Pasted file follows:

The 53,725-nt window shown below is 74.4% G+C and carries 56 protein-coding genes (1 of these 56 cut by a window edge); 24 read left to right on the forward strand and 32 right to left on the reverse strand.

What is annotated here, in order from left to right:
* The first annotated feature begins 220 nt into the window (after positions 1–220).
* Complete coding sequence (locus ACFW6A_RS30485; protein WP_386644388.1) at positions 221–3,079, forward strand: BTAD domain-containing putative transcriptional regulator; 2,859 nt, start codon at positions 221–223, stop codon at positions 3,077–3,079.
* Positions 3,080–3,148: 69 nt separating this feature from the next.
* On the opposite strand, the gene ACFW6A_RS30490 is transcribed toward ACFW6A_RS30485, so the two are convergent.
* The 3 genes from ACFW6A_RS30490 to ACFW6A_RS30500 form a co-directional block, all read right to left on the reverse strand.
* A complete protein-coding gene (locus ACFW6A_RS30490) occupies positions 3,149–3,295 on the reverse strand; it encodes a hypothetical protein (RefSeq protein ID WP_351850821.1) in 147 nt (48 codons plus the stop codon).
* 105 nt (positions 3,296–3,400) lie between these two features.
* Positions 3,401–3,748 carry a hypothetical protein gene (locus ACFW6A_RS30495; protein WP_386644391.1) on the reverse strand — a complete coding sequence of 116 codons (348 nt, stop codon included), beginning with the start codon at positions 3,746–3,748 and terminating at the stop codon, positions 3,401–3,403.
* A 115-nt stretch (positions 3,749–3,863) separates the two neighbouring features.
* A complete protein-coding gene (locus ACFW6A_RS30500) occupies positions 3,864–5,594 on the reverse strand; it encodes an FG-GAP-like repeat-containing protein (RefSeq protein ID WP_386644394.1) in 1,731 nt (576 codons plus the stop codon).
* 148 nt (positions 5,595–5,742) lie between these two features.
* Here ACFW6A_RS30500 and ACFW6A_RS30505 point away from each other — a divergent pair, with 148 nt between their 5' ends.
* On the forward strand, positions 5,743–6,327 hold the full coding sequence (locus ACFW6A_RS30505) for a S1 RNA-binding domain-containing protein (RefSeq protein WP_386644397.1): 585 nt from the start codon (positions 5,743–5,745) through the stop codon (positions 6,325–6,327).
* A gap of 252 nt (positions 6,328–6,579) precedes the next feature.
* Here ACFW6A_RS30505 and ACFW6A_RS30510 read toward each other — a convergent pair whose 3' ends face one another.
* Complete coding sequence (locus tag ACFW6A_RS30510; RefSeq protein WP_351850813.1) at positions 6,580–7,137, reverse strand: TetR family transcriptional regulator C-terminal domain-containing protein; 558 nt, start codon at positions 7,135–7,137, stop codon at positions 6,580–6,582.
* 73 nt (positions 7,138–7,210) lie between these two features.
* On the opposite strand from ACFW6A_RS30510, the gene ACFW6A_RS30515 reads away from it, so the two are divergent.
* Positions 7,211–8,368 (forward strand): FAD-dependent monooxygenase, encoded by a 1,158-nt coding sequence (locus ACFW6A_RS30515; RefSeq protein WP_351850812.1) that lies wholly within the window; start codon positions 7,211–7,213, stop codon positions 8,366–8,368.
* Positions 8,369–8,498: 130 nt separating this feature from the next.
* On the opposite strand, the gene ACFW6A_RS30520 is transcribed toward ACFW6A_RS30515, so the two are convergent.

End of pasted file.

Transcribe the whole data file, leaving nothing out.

The 53,725-nt window shown below is 74.4% G+C and carries 56 protein-coding genes (1 of these 56 cut by a window edge); 24 read left to right on the forward strand and 32 right to left on the reverse strand.

What is annotated here, in order from left to right:
* The first annotated feature begins 220 nt into the window (after positions 1–220).
* Complete coding sequence (locus ACFW6A_RS30485; protein WP_386644388.1) at positions 221–3,079, forward strand: BTAD domain-containing putative transcriptional regulator; 2,859 nt, start codon at positions 221–223, stop codon at positions 3,077–3,079.
* Positions 3,080–3,148: 69 nt separating this feature from the next.
* On the opposite strand, the gene ACFW6A_RS30490 is transcribed toward ACFW6A_RS30485, so the two are convergent.
* The 3 genes from ACFW6A_RS30490 to ACFW6A_RS30500 form a co-directional block, all read right to left on the reverse strand.
* A complete protein-coding gene (locus ACFW6A_RS30490) occupies positions 3,149–3,295 on the reverse strand; it encodes a hypothetical protein (RefSeq protein ID WP_351850821.1) in 147 nt (48 codons plus the stop codon).
* 105 nt (positions 3,296–3,400) lie between these two features.
* Positions 3,401–3,748 carry a hypothetical protein gene (locus ACFW6A_RS30495; protein WP_386644391.1) on the reverse strand — a complete coding sequence of 116 codons (348 nt, stop codon included), beginning with the start codon at positions 3,746–3,748 and terminating at the stop codon, positions 3,401–3,403.
* A 115-nt stretch (positions 3,749–3,863) separates the two neighbouring features.
* A complete protein-coding gene (locus ACFW6A_RS30500) occupies positions 3,864–5,594 on the reverse strand; it encodes an FG-GAP-like repeat-containing protein (RefSeq protein ID WP_386644394.1) in 1,731 nt (576 codons plus the stop codon).
* 148 nt (positions 5,595–5,742) lie between these two features.
* Here ACFW6A_RS30500 and ACFW6A_RS30505 point away from each other — a divergent pair, with 148 nt between their 5' ends.
* On the forward strand, positions 5,743–6,327 hold the full coding sequence (locus ACFW6A_RS30505) for a S1 RNA-binding domain-containing protein (RefSeq protein WP_386644397.1): 585 nt from the start codon (positions 5,743–5,745) through the stop codon (positions 6,325–6,327).
* A gap of 252 nt (positions 6,328–6,579) precedes the next feature.
* Here ACFW6A_RS30505 and ACFW6A_RS30510 read toward each other — a convergent pair whose 3' ends face one another.
* Complete coding sequence (locus tag ACFW6A_RS30510; RefSeq protein WP_351850813.1) at positions 6,580–7,137, reverse strand: TetR family transcriptional regulator C-terminal domain-containing protein; 558 nt, start codon at positions 7,135–7,137, stop codon at positions 6,580–6,582.
* 73 nt (positions 7,138–7,210) lie between these two features.
* On the opposite strand from ACFW6A_RS30510, the gene ACFW6A_RS30515 reads away from it, so the two are divergent.
* Positions 7,211–8,368 (forward strand): FAD-dependent monooxygenase, encoded by a 1,158-nt coding sequence (locus ACFW6A_RS30515; RefSeq protein WP_351850812.1) that lies wholly within the window; start codon positions 7,211–7,213, stop codon positions 8,366–8,368.
* Positions 8,369–8,498: 130 nt separating this feature from the next.
* On the opposite strand, the gene ACFW6A_RS30520 is transcribed toward ACFW6A_RS30515, so the two are convergent.